García Márquez’s commitment to regional cooperation

 

One spring morning in May 1998, a visitor on an unusual mission arrived in my office in the White House. The mission was to deliver a confidential message from Cuban President Fidel Castro about possible cooperation on terrorism investigations. The messenger was the Colombian author Gabriel García Márquez.

While the meeting did not produce any breakthroughs (our relations with Cuba were tense, and remained so), García Márquez was clearly delighted to be stirring some minor intrigue into Western Hemisphere diplomacy. We had met a few nights earlier at the Washington home of former Colombian President César Gaviria. Our White House session confirmed my first impressions: He was charming yet serious, an avid listener and shrewd political observer, a bridge builder rather than a bridge burner.

Over the next years and several visits, I came to regard García Márquez as a friend, something he attributed partly to us both being “men of the South.” His death last month at age 87 caused an outpouring of tributes recognizing him as a literary giant and a cultural icon of Latin America. Less commented on was his role in connecting the northern and southern halves of our hemisphere, with all their similarities, differences and richness.

García Márquez had a complicated relationship with the United States. For decades he was denied a visa to visit, apparently because of a brief association with the Colombian Communist Party in the 1950s. He was often a critic of U.S. foreign policy. And he retained a lifelong, personal loyalty to Castro, a position sharply at odds with his support of free speech and human rights elsewhere, and baffling to many friends and admirers. I frequently disagreed with him on policy, and nowhere more vigorous than regarding Cuba.

But he also held deep affinities with the “Colossus of the north.” He once told my wife, Donna, “I didn't know how to write until I read William Faulkner.” In 1961, after a job as a journalist in New York, he and his young family rode a Greyhound bus on a tour of the South. Arriving in Mexico, poor and unknown, he began work on One Hundred Years of Solitude, the novel that would win him millions of fans around the world.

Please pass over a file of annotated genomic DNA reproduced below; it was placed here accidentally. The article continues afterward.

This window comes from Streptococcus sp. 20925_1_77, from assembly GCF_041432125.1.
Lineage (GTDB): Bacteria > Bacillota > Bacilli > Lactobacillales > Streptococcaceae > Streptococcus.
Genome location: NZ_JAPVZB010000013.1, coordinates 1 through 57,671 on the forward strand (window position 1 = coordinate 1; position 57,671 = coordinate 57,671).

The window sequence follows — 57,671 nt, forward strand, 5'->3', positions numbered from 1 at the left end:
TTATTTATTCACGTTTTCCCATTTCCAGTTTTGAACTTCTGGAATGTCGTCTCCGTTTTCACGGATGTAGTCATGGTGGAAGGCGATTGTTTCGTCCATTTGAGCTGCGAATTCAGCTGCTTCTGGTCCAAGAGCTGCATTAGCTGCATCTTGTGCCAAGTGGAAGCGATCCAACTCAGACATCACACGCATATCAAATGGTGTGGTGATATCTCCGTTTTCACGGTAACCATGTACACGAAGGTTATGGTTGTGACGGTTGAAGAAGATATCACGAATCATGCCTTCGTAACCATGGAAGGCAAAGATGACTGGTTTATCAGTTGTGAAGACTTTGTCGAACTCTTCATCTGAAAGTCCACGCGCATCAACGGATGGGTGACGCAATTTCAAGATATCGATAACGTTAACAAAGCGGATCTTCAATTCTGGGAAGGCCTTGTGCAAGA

One of them became the 42nd president of the United States. Bill Clinton had read One Hundred Years of Solitude while in law school and declared García Márquez his “literary hero.” The two men met in 1994 on Martha's Vineyard at the home of the novelist William Styron. García Márquez would recall his astonishment at hearing a U.S. president reciting from memory passages from The Sound and the Fury. A bond was formed.

García Márquez took poetic license when he insisted that Latin America began at the Mason-Dixon line. But it's true that there are qualities of warmth, family, faith and even elements of “magical realism” common to the Colombia of his childhood and the Arkansas of mine. During decades of intense travel and work in Latin America, I've always felt at home. This connection was an important discovery for me.

Most Americans know far too little about Latin America and feel more distant from it than history and geography have placed us. (I exclude the 50 million Latinos living in the United States). García Márquez’s legacies is having awakened millions of readers in the United States to our common bonds of humanity and culture. Along with other authors of the “boom,” he put Latin America on the map of our North American imaginations.

Today, the United States has less influence in the region than when One Hundred Years of Solitude was written. This is largely a reflection of positive trends, including the transition across the region from dictatorship to elected governments (with Cuba as the perennial outlier) and from economic dormancy to vitality. Latin American states are more independent and integrated into a global economy.

But I would argue that the United States has pulled too far back from the region. As we justifiably focus on Ukraine, Venezuela is enduring months of civil unrest and political violence. Talks between the government and opposition are being sponsored by the Vatican and neighboring countries. In the United States, they are scarcely on the public's radar.

Meanwhile, there is virtually no coverage in the American press of ongoing peace talks in Havana between the Colombian government and FARC guerillas to end a decades-long conflict in which the United States has played a big role, especially in our anti-drug policies.

I have no doubt that García Márquez would be in the thick of these negotiations, and would be urging the United States to play a constructive part. It is one of the happy ironies of García Márquez’s life that the author of One Hundred Years of Solitude did so much to end Latin America's isolation. The world seems lonelier without him.

Mack McLarty was White House chief of staff and Special Envoy for the Americas under President Bill Clinton. He currently serves as Chairman of McLarty Associates and McLarty Companies.

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